March 13 (Reuters) – Gold prices jumped more than 1% on Monday as fears of a fallout from the largest US bank failure since the 2008 financial crisis drove investors to the safe-haven asset.
Spot gold was up 0.6% at USD 1,878.54 per ounce, as of 0631 GMT. Earlier in the session, bullion hit its highest since February 3 at USD 1,893.96.
US gold futures gained 0.9% to USD 1,884.30.
“Gold has certainly sprung back to life, with safe-haven flows sending prices to within a cat’s whisker of USD 1,900,” said Matt Simpson, a senior market analyst at City Index.
Gold rallied 2% on Friday after California regulators closed tech startup-focused Silicon Valley Bank (SVB). Regulators also shuttered New York-based Signature Bank on Sunday.
Helping gold’s advance was a sharp retreat in the dollar.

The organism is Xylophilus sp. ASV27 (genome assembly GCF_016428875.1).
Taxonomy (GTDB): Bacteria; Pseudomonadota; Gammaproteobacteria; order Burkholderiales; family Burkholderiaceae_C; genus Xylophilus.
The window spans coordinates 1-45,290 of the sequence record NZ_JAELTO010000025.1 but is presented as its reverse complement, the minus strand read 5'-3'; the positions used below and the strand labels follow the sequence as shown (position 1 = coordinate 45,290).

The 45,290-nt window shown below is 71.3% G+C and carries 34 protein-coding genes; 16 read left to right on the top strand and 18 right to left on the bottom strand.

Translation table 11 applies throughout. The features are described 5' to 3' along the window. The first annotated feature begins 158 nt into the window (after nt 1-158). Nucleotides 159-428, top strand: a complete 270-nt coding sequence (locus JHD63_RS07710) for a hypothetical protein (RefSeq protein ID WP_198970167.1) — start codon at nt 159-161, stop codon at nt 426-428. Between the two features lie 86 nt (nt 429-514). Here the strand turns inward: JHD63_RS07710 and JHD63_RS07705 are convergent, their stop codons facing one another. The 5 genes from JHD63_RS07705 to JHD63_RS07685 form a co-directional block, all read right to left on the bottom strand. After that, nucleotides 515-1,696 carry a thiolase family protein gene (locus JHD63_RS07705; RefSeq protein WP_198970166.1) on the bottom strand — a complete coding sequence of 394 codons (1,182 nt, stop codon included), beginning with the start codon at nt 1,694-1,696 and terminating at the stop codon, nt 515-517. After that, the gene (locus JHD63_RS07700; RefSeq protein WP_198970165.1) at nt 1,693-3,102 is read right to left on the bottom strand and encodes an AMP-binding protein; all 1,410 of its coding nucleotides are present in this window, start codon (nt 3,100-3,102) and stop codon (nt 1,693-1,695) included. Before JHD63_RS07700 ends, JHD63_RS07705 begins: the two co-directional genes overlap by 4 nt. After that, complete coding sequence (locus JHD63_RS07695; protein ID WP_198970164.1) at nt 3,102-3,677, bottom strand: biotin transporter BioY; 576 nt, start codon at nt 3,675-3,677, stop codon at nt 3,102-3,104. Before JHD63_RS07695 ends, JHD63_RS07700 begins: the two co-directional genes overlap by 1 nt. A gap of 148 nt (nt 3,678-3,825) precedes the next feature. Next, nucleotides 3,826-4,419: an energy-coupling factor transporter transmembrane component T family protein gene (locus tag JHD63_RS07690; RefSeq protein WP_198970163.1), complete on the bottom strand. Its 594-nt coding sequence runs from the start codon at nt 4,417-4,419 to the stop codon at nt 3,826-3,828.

“Fears of market contagion and stresses may prompt Federal Reserve officials to reconsider the pace of hikes at the upcoming FOMC (Federal Open Market Committee) meeting as preserving financial stability takes precedence,” said OCBC FX strategist Christopher Wong.
Considered a hedge against economic uncertainties, zero-yield gold also becomes a more attractive bet in a low interest rate environment.
Traders have priced out a 50 basis-point hike in March, in contrast to a 70% chance before the SVB collapse. Rate cuts have also now been priced in by end-2023.
Goldman Sachs said on Sunday it no longer expected the Fed to deliver a hike on March 22. Goldman had previously expected a 25 basis-point hike in March.
The revised rate expectations, combined with measures by US officials to battle the financial fallout from SVB’s collapse, boosted riskier assets, but gold has so far held onto most of its gains.
“When it becomes apparent that the risk is contained, gold will be less appealing as a safe-haven,” City Index’s Simpson said.
Silver added 1.2% at USD 20.76 per ounce, platinum was 0.7% higher at USD 965.61 and palladium climbed 2.4% to USD 1,412.51.
(Reporting by Kavya Guduru in Bengaluru; Editing by Subhranshu Sahu and Sherry Jacob-Phillips)
This article originally appeared on reuters.com